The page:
Lance Michelli has his secrets, and he doesn’t even know what they are. All he knows is that, after a stroke that left her unable to speak and near death, his Nonna Antonia sent him to Italy to find something for her. Her cousin, Sister Anna Conchessa, sent him to the old family home in Sonoma. There is something he must find there, something to do with his family, something that will give Nonna Antonia peace before she dies.
Antonia was the last member of the family to have lived in the old house, and she left as a young woman. Since then, the property has been divided up and sold, and the house is being renovated for a bed and breakfast. When Lance arrives, the place calls out to him; it is his family home and already in his blood. Unfortunately, however, it is owned by a prickly carpenter named Rese Barrett (for Theresa), who has secrets of her own and doesn’t want or need a man poking around her place – and she is making it hers, restoring it to its original beauty and enhancing it with her own style of beautifully crafted woodwork and carvings.
Rese doesn’t need or want a man around, but she does need a cook/maid. Lance figures he can clean if he has to, and his Nonna Antonia has taught him to cook—no, not to cook, but to create with food. His cooking is an art form, just as Rese’s carpentry is. He doesn’t intend to be deceptive, but Rese has made it clear she won’t let him go through the old place, looking for whatever Nonna Antonia needs him to find. He talks Rese into letting him try the position. He will renovate the carriage house at the back of the garden for his quarters, and use one of the guest rooms on the second floor until the carriage house is livable.
Though they both fight it, Lance and Rese are irresistibly drawn together. Rese thinks Lance is a gigolo, and Lance thinks she is a man-hater. In reality, both are wounded, broken people who are just trying to figure out how to live life without getting hurt again. Gradually, Rese opens her heart to Lance and tells him the secrets hidden there. Lance shares his heart and his hurts with Rese, but holds back the secrets of his connection to the house and his mission for Nonna Antonia. When Rese discovers the truth, it breaks her heart and shatters her trust in Lance and in mankind.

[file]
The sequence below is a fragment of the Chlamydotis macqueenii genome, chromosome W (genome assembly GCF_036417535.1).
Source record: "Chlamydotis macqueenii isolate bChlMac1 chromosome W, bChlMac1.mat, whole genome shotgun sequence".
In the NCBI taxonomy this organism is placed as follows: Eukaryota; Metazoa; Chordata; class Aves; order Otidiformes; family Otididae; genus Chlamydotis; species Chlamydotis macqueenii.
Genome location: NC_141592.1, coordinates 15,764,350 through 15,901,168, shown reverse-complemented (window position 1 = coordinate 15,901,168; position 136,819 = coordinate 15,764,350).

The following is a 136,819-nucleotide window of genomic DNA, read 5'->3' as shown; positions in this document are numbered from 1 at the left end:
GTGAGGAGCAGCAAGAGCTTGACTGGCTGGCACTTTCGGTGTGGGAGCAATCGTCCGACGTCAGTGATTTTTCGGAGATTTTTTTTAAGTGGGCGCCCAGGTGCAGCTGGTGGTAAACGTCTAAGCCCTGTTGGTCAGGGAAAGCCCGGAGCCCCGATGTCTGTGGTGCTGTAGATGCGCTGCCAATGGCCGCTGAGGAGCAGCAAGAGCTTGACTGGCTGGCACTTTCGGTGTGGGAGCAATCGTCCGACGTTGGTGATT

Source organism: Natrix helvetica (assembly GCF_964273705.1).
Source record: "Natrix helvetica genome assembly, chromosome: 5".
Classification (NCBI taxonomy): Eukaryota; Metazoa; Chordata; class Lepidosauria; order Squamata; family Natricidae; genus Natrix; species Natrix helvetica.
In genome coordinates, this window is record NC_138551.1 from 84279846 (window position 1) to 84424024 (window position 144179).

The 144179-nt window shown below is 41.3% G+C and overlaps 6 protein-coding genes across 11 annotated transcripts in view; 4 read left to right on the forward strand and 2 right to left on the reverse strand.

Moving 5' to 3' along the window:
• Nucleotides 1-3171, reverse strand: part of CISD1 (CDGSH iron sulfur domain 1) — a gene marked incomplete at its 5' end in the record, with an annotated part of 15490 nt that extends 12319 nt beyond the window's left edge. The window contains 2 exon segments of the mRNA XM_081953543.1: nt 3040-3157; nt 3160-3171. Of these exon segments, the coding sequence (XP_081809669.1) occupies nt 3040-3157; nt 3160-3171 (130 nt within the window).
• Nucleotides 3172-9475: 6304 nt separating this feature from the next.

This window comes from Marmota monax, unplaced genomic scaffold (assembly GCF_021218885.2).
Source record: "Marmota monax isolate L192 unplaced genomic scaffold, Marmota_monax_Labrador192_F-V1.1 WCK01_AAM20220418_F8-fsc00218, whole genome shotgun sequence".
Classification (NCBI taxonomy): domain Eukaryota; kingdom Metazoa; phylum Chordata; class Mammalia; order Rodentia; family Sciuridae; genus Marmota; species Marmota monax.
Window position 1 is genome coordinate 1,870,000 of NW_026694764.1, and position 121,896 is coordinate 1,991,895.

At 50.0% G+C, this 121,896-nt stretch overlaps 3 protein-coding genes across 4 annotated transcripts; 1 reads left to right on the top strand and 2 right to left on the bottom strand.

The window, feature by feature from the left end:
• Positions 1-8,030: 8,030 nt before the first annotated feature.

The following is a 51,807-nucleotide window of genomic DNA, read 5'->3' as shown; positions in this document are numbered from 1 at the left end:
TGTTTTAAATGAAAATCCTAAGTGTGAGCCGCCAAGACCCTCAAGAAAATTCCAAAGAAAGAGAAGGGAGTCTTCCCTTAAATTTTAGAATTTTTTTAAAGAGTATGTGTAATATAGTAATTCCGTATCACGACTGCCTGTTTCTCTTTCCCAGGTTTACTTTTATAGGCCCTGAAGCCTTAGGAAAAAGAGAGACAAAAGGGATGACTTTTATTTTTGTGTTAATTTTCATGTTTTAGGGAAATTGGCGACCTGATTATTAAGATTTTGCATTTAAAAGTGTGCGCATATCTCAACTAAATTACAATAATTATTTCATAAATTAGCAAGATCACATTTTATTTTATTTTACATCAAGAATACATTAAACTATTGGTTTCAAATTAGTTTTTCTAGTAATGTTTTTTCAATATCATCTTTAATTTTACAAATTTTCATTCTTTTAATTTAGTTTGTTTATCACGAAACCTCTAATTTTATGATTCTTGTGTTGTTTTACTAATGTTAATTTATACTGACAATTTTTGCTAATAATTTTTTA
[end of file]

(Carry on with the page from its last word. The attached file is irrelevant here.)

The secret of Secrets is in the characters. Kristen Heitzmann draws characters who tell the story through every thought, movement and word. Rese is hard, closed, solid. Everything about Rese is physical and tactile. She cannot believe in an unseen God. She drives a big truck. She has impermeable boundaries, expressed physically as the door to her suite, which Lance is not supposed to go beyond. She has no family and no relational skills. Her only friend is crazy Star, and the only way Rese knows to help her is to hold her and give her a place to stay every time Star’s life comes apart. Rese is a carpenter, working with her hands to create beauty. Heitzmann describes Rese’s traumas, her searching, even her compassion in physical terms.
Lance, on the other hand, is unbound and free, a spiritual being who sees into Rese’s soul. He has little experience with boundaries, physical or otherwise, and unconsciously manipulates Rese and runs over her boundaries. He rides a motorcycle without a helmet and wears an earring. He has traveled and dabbled, but never settled anywhere. With Lance, the physical is temporary. He touches things—food, tools, guitar strings—but he doesn’t stick to them. He’s built houses for Habitat for Humanity, gardened for others. He cooks and makes music for others, but his offerings wash away with wine and wind. What is “real” for Lance—faith and family—doesn’t exist for Rese, and this brings them into direct conflict.
Even secondary characters are drawn in a way that creates the story. Rese’s friend, Star, is elfish, wispy, frothy. She speaks in Shakespeare and appears unexpectedly but has incisive insight and is drawn in color and elements of nature. Star bridges the space between the seen and the unseen, between Lance and Rese. This is best seen in a painting of the garden she does for Lance. She has painted the flowers, leaves and ferns and Lance, as an elf lord hidden among the leaves.
Because he is who he is, Lance forces Rese to deal with her emotions, with relationships and with the unseen. He provides the context for her to recognize Jesus Christ and accept that he loves her and has protected her since she was a little girl. Because of who she is, Rese forces Lance to deal with physical reality, including the skeleton of his great-great grandfather.
Secrets continues the story that was started in Heitzmann’s “Diamond of the Rockies” series. Rese and Lance’s story continues in a sequel, Unforgotten. These two books stand apart from the series, but not from each other. Secrets feels unfinished, and there are lots of loose ends. That makes me look forward to reading the sequel, but it irritates me, too. It is frustrating to reach the end of a book without reaching the end of the story. The anticipation is stronger than the frustration, however, because Heitzmann is a great writer, and Secrets is a great read.